Clean hands mean safer patient care
World Hand Hygiene Day 2013: Clean hands mean safer patient care
As World Hand Hygiene Day approaches on Sunday 5 May 2013, district health boards (DHBs) and health care workers throughout New Zealand can celebrate a positive step in improving hand hygiene practice.
Since October 2012, all 20 DHBs have been actively participating in the Hand Hygiene New Zealand programme – a national quality improvement programme to reduce healthcare associated infections by improving hand hygiene practice in New Zealand health care facilities. Each DHB has a well-developed local hand hygiene programme that includes auditing and reporting of hand hygiene compliance to a national hand hygiene database three times a year.
“The latest national hand hygiene results are very encouraging. The data shows hand hygiene practice has significantly improved since the beginning of the programme,” says Dr Joshua Freeman, Clinical Lead, Hand Hygiene New Zealand.
“Preliminary data also suggest that Staphylococcus aureus bloodstream infections are decreasing.”
He says improving hand hygiene means a safer environment is created for patients, which is the ultimate aim of the programme.
March 2013 audit results showed a significant increase of more than four percent in the national compliance rate since October 2012, from 62.1 percent to 66.6 percent, and the number of DHBs with a compliance rate above seventy percent has increased from four to seven.
“These results are a huge credit to the work each and every DHB is doing to make hand hygiene an organisational priority,” says Dr Freeman.
“We thank each DHB, infection control teams and health care workers for their commitment to improve hand hygiene practice and prevent harm to patients.
“Changing habits and establishing effective system changes to improve hand hygiene practice throughout large organisations and among diverse professional groups takes time, but we are reaching an exciting point where a shift is beginning to occur.”
Despite this positive outlook, it is still important DHBs continue to build on the gains made.
Looking at new ways to change organisational culture and practices is a critical next step. In line with the World Health Organization’s focus for World Hand Hygiene Day, Hand Hygiene New Zealand is exploring the opportunity for DHBs to introduce patient participation into their hand hygiene programmes. This includes the development of a patient participation guidance document for DHBs.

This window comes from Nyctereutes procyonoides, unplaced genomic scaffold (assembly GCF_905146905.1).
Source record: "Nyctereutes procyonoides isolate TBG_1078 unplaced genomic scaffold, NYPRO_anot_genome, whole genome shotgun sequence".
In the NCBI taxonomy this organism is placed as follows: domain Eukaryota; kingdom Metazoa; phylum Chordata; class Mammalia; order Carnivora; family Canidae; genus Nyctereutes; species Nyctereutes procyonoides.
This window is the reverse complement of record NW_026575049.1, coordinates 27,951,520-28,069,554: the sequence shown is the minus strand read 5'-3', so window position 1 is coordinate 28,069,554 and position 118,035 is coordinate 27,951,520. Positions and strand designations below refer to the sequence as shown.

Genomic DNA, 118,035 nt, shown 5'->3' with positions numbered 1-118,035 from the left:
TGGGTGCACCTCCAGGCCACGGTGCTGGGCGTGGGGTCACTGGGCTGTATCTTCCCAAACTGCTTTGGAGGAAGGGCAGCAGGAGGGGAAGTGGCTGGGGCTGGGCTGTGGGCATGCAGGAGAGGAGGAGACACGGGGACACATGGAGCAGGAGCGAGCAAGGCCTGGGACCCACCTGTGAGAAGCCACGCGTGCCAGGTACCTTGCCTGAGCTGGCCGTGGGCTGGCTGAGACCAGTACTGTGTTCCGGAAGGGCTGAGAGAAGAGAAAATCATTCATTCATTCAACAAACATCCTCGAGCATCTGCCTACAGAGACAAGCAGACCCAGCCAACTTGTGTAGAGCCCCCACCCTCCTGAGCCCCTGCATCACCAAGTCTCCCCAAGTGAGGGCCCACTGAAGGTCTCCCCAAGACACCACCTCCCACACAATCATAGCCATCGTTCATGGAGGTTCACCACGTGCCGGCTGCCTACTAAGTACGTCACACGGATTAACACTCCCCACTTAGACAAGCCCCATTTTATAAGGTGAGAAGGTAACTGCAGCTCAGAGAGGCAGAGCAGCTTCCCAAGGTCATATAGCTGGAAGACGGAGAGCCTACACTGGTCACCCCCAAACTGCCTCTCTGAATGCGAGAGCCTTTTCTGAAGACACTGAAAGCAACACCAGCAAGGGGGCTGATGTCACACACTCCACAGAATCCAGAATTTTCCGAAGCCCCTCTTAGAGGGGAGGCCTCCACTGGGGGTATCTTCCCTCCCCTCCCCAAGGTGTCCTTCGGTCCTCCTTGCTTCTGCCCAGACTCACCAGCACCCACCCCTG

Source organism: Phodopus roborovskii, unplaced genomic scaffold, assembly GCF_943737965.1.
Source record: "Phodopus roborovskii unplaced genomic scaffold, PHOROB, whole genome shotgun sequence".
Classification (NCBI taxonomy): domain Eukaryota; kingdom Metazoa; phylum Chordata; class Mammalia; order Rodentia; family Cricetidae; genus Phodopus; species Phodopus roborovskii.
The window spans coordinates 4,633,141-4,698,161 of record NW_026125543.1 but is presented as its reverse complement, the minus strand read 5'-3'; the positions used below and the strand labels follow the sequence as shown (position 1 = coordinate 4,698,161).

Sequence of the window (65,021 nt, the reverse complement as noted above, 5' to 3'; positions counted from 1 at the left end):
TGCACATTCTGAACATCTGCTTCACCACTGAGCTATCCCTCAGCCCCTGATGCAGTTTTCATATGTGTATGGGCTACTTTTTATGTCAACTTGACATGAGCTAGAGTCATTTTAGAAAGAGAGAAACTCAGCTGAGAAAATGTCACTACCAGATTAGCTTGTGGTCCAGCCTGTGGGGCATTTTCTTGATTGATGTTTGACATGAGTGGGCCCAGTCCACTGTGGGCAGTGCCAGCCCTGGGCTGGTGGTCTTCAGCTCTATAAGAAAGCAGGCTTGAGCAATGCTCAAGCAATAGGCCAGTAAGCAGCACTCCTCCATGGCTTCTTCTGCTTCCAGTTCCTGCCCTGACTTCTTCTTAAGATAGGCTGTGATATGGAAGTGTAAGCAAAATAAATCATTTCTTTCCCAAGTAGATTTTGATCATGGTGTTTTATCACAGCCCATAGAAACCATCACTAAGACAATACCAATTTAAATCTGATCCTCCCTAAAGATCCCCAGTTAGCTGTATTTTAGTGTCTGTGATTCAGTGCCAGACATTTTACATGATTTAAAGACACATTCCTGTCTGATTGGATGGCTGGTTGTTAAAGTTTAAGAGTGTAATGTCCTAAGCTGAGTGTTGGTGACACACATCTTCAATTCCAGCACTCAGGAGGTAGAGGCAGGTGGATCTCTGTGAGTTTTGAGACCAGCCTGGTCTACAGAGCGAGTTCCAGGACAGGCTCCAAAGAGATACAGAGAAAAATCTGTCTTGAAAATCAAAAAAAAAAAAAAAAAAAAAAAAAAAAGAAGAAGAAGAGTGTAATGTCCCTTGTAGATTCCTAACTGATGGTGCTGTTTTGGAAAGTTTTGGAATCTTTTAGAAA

“The responsibility for hand hygiene always rests firmly with the health care worker,” says Dr Freeman.
“However, empowering patients to remind health care workers about hand hygiene at the appropriate times can play a powerful role in driving further improvements in practice, ultimately resulting in better patient outcomes.”
Hand Hygiene New Zealand recommends health care workers perform hand hygiene according to World Health Organization’s 5 moments for hand hygiene approach. This requires hand hygiene to be performed at the following times (irrespective of whether or not gloves are used):
· Before patient contact
· Before a procedure
· After a procedure or body fluid exposure risk
· After patient contact
· After contact with patient surroundings.
Hand Hygiene New Zealand is one component of the Health Quality & Safety Infection Prevention and Control programme, which aims to reduce healthcare associated infections in New Zealand. The HHNZ programme is delivered by Auckland District Health Board on behalf of the Health Quality and Safety Commission.
Visit www.handhygiene.org.nz for more information.